HOMILY – NOVEMBER 12
Remember hearing the screaming of a political fan of a candidate who backed out of the presidential race last year and pledged support for another candidate? “THIS HAS TO BE A JOKE! I CAN’T BELIEVE THIS IS HAPPENING! I’M LITERALLY ABOUT TO KILL MYSELF AND I’M NOT KIDDING! YOU BETTER FIX THIS RIGHT NOW! I’M LITERALLY GOING TO DIE, I NEED AN AMBULANCE! I CAN’T BELIEVE…” she shouted before the video cut out. And we’ve cut out all the expletives, which really manifested the profound nature of her ranting.
One year later, this past week, in fact, as reported by The West Village Patch in New York City, “A collective scream Wednesday marked a year since Donald Trump was elected leader of the U.S. Hundreds of New Yorkers gathered for the anniversary, crowding into Washington Square Park Wednesday night and howling at the top of their lungs.”
Regardless of one’s politics or views, it seems to me that these examples of venting rage display the complete opposite of what St. Clement of Alexandria wisely tells us, commenting on Psalm 37 in the third century: “‘Watch the wholehearted, and mark the upright, for there is a future for the one who seeks peace’; such will the one be who believes with the whole heart in a genuine way, and is tranquil in the whole soul.” Compare those words of wisdom with the utterances we recalled at the beginning. Now, much as I like to poke fun at political nonsense, it’s tragic to realize that for the vast mass of unbelievers, there is little one can do with frustration other than howl at the moon. And how ironic, that after all that communal wailing, New York was hit with an Arctic blast like it hadn’t felt for years. So much for any lasting effect of all that hot air.
Is it any wonder that there’s so much mental illness and suicide these days, especially among the young? They are so often being taught by peers and by the culture around them that faith in God has no relevance. As we said earlier, it’s no mistake that wisdom is always listed first among the gifts of the Holy Spirit. Wisdom is not prudence, and should not be confused with it. As the first reading says, “Taking THOUGHT of wisdom is the PERFECTION of prudence.” Prudence is a virtue, wisdom is a gift. With God’s help, we can ACQUIRE prudence by being calm and PRACTICING it, as we do with the other virtues. Prudence is in part the habit of being able to prioritize, and then act accordingly. But prudence in its perfection leads us to THINK of wisdom, and to see how we might, as the passage says, make ourselves worthy of her. Prudence means not being led by the latest fads, or by what’s trending online. Prudence means that we know we will be more apt to find guiding principles for life in studying the writings of Popes and the Lives of the Saints, than in the latest murmurings of Kim and Kanye. And if you even RECOGNIZED those names, I suggest you might begin your search for wisdom by spending just a little more time with the Popes and the Saints. We have plenty of material over in the school that’s there for you to use anytime, free of charge.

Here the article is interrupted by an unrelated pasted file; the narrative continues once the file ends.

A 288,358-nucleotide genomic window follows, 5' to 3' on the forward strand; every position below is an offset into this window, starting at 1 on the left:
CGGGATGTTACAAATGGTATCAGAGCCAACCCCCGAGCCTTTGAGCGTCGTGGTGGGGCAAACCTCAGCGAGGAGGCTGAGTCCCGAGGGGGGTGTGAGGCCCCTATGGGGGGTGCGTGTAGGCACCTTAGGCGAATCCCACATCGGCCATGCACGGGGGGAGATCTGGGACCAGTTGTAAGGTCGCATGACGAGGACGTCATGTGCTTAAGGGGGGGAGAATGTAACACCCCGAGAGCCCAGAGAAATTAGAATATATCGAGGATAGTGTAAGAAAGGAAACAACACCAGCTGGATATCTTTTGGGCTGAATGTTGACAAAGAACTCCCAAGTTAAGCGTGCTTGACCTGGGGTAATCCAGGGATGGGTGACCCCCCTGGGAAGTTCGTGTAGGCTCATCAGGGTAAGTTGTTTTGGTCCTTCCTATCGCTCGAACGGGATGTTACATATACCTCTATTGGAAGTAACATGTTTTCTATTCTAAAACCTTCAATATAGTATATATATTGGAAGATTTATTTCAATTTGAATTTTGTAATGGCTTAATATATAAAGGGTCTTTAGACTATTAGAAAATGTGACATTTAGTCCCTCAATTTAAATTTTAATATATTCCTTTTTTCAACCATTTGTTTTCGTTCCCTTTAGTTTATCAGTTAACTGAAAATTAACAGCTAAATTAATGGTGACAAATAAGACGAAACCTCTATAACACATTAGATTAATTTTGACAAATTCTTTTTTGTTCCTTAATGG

The funny parable Jesus tells paints a wonderful contrast between the calm wisdom of those who get it and the unhinged cluelessness of those who don’t. Ten ceremonial virgins or bridesmaids, according to Jewish wedding custom, gather to welcome the bridegroom to the bride’s home. He’s late. He’s at the bachelor party. He’s out hunting. Who knows? But he’s late. They all fall asleep. No difference there. The wise get just as tired as the unwise. The difference, of course, is in the pre-planning. Jesus often tells us that, if we’re going to be HIS followers, we have to be READY. Not just ready for death, not just on edge because something bad is going to happen, but prepared for EVERY opportunity to be of service, to give him the glory, and to proclaim his Kingdom. To paraphrase President John F. Kennedy, who was speaking of the duties of citizenship in his Inaugural Address, as Christ’s disciples we will “pay any price, bear any burden, meet any hardship, support any friend, oppose any foe, in order to” spread the knowledge and love of God through Christ our Savior. And our love of Christ our Bridegroom will make us WANT to be ready, no matter when or how he arrives.
Love, prudence, more love, wisdom, more love — this is our pilgrim way with and to God and his Kingdom. The kingdom of this world is clearly a downward spiral of violence, sex abuse, accusations, gossip, he-said-she-said, fake news, false testimony, empty promises, and hopeless screaming — the Scriptural “wailing and gnashing of teeth.” It leads nowhere. We are IN that world to bring it the Good News of redemption and salvation; but we are not OF that world. Often without realizing it, and certainly without thanking us, the world is dependent on us to remain FAITHFUL to Christ, who is its ONE TRUE LIGHT! You and I reflect that light, and allow it to shine through us. Faith, prudence, wisdom, love — all of these help us to be tranquil in a world that has run out of the oil of virtue and common sense. Let us never fail to ask God for a greater share in these virtues and gifts that will help us to be faithful to our baptism and useful servants of those to whom he sends us.